Quantitative data analysis was limited to calculations of frequency and valid percentages. Qualitative data were analyzed by one author not involved in the teaching of the boot camp who had expertise in qualitative methods. Qualitative results were then reviewed for accuracy and completeness by the two lead authors who had the most direct and comprehensive knowledge of all boot-camp activities and implementation. Follow-up examination by all three individuals was used to finalize thematic interpretations and to examine consistency and expanded understanding achieved by comparing quantitative and qualitative results.

Questionnaire Item 9 (usefulness in repeating the boot-camp experience) provided residents with the opportunity to expand on their yes/no response through narrative. Items 11 (most helpful and beneficial in NICU) and 12 (improvements) were open-ended, and narrative responses contributed to evaluating implementation effectiveness (process and outcomes) and planning next steps for future program refinement. A constant comparative method was used for qualitative data analysis. For Item 11 responses, the first analysis did not use a priori categories; thus, themes were identified as they emerged from the data analysis. A second analysis of these responses used the educational objectives as an initial set of a priori categories to identify evidence for achievement of the educational objectives for this resource. For Item 12 responses, no a priori categories were used, and themes were identified as they emerged from the analysis. Analysis also included examination of the relationship between themes to better understand effectiveness and opportunities for future refinement.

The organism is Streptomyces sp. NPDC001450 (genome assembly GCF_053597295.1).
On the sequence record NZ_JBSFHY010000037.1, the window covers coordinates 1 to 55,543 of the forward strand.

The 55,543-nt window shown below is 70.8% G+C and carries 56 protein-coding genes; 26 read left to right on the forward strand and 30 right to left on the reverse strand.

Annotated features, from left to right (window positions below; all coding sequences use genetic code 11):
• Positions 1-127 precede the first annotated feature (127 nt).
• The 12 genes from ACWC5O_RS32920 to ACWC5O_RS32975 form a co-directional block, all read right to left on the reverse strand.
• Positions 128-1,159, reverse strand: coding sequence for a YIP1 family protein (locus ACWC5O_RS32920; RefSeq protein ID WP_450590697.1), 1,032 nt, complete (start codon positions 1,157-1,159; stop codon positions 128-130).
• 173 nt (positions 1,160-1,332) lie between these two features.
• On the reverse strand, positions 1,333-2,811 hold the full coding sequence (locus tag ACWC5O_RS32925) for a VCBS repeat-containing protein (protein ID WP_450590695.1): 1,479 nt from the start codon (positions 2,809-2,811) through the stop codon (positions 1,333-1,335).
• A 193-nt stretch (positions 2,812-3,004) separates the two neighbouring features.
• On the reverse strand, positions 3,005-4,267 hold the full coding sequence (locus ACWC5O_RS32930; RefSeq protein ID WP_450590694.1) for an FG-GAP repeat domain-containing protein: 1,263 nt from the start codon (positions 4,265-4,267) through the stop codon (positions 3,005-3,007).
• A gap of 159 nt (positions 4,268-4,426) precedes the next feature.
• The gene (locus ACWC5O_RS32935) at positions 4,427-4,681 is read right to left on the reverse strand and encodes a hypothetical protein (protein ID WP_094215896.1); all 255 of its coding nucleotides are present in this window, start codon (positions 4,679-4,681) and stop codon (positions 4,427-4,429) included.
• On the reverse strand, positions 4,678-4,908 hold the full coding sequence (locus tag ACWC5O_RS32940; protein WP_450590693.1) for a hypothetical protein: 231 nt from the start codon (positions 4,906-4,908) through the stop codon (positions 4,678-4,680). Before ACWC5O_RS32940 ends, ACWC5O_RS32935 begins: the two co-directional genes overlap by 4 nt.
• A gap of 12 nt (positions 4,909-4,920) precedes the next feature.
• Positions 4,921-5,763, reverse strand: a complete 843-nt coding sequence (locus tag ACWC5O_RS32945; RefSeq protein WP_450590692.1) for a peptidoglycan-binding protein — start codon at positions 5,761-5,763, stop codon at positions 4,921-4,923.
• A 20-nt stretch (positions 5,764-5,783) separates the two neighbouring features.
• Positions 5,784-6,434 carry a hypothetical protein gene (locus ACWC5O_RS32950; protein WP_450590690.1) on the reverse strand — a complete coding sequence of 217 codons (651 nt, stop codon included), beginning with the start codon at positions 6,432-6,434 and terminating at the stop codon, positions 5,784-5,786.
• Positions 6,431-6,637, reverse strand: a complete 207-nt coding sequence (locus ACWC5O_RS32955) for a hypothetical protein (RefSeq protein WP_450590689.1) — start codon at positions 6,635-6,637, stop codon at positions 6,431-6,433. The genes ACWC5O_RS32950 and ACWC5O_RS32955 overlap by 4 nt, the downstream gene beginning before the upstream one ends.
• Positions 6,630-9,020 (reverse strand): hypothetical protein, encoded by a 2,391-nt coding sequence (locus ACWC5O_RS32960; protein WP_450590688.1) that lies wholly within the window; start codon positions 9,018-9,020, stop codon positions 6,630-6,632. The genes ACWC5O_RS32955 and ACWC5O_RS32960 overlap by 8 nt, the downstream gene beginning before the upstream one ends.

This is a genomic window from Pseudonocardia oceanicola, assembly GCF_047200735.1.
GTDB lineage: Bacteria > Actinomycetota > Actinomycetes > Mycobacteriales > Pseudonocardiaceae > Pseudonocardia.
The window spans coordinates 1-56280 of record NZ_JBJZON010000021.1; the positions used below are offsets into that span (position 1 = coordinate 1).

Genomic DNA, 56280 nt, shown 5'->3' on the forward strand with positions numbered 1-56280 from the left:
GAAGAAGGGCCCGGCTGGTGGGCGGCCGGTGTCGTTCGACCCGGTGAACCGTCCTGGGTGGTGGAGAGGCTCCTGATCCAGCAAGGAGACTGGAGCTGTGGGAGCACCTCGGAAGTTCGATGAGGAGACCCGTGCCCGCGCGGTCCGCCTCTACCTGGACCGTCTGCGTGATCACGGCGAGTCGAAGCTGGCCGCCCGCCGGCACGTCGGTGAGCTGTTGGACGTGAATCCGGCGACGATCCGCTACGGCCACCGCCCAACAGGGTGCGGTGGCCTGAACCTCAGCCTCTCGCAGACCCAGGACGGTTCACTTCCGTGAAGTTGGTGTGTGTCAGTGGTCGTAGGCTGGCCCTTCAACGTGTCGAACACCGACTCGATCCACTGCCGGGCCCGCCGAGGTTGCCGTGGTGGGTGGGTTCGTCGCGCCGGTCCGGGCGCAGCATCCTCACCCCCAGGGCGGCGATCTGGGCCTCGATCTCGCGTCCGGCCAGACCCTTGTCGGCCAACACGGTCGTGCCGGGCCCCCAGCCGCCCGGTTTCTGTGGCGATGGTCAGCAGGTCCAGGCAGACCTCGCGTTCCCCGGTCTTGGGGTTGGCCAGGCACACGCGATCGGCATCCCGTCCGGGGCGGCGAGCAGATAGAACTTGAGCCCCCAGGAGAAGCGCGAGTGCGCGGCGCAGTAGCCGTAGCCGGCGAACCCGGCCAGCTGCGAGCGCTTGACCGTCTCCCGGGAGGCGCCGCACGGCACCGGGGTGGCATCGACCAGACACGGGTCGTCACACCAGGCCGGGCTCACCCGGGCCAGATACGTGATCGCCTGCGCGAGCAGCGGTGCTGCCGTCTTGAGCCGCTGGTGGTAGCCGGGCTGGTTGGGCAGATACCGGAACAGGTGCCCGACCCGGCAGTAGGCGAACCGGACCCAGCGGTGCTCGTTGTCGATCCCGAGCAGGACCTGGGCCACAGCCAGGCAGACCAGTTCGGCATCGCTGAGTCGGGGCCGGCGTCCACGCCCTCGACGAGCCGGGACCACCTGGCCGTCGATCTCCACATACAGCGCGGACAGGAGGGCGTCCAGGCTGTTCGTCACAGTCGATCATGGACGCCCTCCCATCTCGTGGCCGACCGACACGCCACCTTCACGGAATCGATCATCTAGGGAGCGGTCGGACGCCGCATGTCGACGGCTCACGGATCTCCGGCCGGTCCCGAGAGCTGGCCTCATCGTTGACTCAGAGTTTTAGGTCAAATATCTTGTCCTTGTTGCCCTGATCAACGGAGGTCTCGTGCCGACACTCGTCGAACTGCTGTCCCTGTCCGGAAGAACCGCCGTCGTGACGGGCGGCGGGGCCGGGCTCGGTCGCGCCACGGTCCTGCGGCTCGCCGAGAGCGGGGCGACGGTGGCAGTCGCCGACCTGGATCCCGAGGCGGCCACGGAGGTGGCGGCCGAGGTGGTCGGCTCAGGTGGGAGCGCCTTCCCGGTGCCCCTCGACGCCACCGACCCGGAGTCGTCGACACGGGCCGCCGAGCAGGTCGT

This section summarizes first the quantitative results, then the qualitative results. Quantitative results are reported as descriptive statistics. Qualitative results reflect common themes that confirm or refute the quantitative results and provide further explanation of them.

Quantitative Results
To date, 57 residents have completed the NICU boot camp, and questionnaire data were available for 46 (80.70%). Of the 46 responders to Items 1-3 of the feedback questionnaire (Appendix M), 50.00% reported less than 1 month of NICU experience at the time they completed the boot camp, with nine reporting 1 month (19.57%), five reporting 1.5 months (10.87%), eight reporting 2 months (17.39%), and one reporting more than 2 months (2.17%) of NICU experience. In addition, 78.26% reported this to be their first NICU boot-camp experience.

As reflected in the Table, combined percentages of very useful and extremely useful responses were as follows: Session 1 (Introduction to the NICU and TPN/Calculations): 82.61%, Session 2 (Respiratory and On-Call Problems): 78.26%, and Session 3 (Simulation): 82.60%, with 86.95% combined very useful and extremely useful responses for the overall boot camp (usefulness scale: 1 = Not, 2 = Somewhat, 3 = Very, 4 = Extremely). Responses to Item 7 revealed participants’ perceptions of the most useful session as follows: Session 1 (Interpreting the NICU and TPN/Calculations): 13.04%, Session 2 (Respiratory and On-Call Problems): 39.13%, and Session 3 (Simulation): 36.96%. Responses to Item 8 revealed that 80.40% agreed that holding the boot camp prior to each NICU rotation would be useful. Residents were asked if they would find it useful to repeat the boot camp prior to future NICU rotations (Item 9), and 80.43% responded yes. Finally, 10 of the 46 (21.74%) responses to Item 10 indicated previous participation in the NICU boot camp, with eight of the 10 (80.00%) reporting that the repeat session was useful.